Well, "welchem" is the der/das (male/neutral) form of "welch." "welcher" is the female form, because "mit" takes the dative case; thereore, any object that complements "mit" must be in the dative case, so basically, only "welcher" and "welchem" may be used after "mit," it just depends on the context. If you're talking about dogs, you'd use welchem, if you're talking about cups, you'd use welcher.
In case no native speakers decide to drop by, take a look at this link:
There you'll find that it says "mit" is a dative-only preposition (some prepositions can take either accusative or dative), and just a lot of information on dative with prepositions in general.
In the dative case, ”der” ”die” ”das” ”die” becomes ”dem” ”der” ”dem” ”den” respectively. ”Welche” takes the same endings: ”welchem” ”welcher” ”welchem” ”welchen”. The plural also requires an ending ”(e)n” for the noun that folows the determinant.(so it will be ”welchen Kindern”.)
It seems like the confusion here is why Duolingo chose the feminine form. Normally I'm guessing this would normally be determined by the context of the previous conversation, for example, if you were talking about something relating to chairs (Der Stuhl), you would say 'Mit Welchem?' to ask which one specifically (because Stuhl is masculine). Since there is no indication what the previous context is, we can only assume that they are talking about a feminine object, but for the purposes of the translation, this doesn't effect the genderless English translation of this sentence.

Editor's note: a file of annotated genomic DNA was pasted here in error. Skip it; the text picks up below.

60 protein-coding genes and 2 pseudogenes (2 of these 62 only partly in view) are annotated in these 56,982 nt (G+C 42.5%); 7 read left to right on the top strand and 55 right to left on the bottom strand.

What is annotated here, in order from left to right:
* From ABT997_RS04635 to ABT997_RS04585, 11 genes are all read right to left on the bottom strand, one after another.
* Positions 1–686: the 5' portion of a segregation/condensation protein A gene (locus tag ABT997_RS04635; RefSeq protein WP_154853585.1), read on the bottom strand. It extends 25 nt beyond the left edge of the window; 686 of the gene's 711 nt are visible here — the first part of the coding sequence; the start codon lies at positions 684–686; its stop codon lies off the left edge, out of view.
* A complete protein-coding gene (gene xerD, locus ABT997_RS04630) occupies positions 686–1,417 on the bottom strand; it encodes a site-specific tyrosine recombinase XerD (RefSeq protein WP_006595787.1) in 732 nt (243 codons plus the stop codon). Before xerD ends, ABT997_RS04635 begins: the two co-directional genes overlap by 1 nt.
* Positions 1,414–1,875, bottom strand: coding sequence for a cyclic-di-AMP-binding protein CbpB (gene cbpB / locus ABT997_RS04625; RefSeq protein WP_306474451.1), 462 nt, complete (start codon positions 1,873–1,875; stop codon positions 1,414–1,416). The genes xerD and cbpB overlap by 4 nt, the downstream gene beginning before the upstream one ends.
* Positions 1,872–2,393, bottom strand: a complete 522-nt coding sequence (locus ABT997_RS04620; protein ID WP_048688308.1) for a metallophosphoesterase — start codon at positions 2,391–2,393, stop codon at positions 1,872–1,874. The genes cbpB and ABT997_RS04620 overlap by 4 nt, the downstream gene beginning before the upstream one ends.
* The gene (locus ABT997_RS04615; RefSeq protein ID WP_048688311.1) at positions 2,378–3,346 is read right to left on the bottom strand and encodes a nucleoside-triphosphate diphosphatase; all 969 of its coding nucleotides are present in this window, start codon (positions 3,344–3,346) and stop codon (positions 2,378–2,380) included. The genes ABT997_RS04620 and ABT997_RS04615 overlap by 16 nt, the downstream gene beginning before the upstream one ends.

I put "Which with?" and it was marked as wrong. I actually did that because words are usually inverted (in comparison to non-question sentences) for questions like "Isn't it?" "Aren't they? Can't he?, but I see that this is not the case for questions like "For when?", "With whom?" (formal, technically correct, least used) and "With who?" (informal, technically incorrect, most common), or "With which", since they can all be written the same way in non-question phrases. "What about...?/How about...?" seems to contradict this, but since it has to include at least a third word on the question ,then I suppose it doesn't count. What a mess!! Mess a what?? Any clues ???
Yes, but in both cases (with and without the apostrophe) you have to invert the beginning of a sentence in comparison to the non-question one. I just want to know if there's a rule or norm explaining in which cases you should invert the beginning of a question, and in which cases you shouldn't.
'Mit welchem' and 'Mit welcher' would've been both right.
welche and welches are not right, since mit is a dative verb and dative transformations are such:
der -> dem das -> dem die -> der die (plural) -> den (Die Kinder -> den Kindern)
there's no 'es' or 'e' ending.
In this case, the 'unknown' is a feminine, like Tasse. If you were instead talking about a masculine thing (Tisch) or neutral (Buch) , you'd use welchem.
Ich denke nichts.
'whom with ' (mit wem) is used in context of people. 'With whom' are you going to the zoo?
In this case, 'with which one' is for things, e.g.:
'I'm going to cut this board with the help of a knife"
(There are a lot of knives lying there, so the other guy asks)
with which one?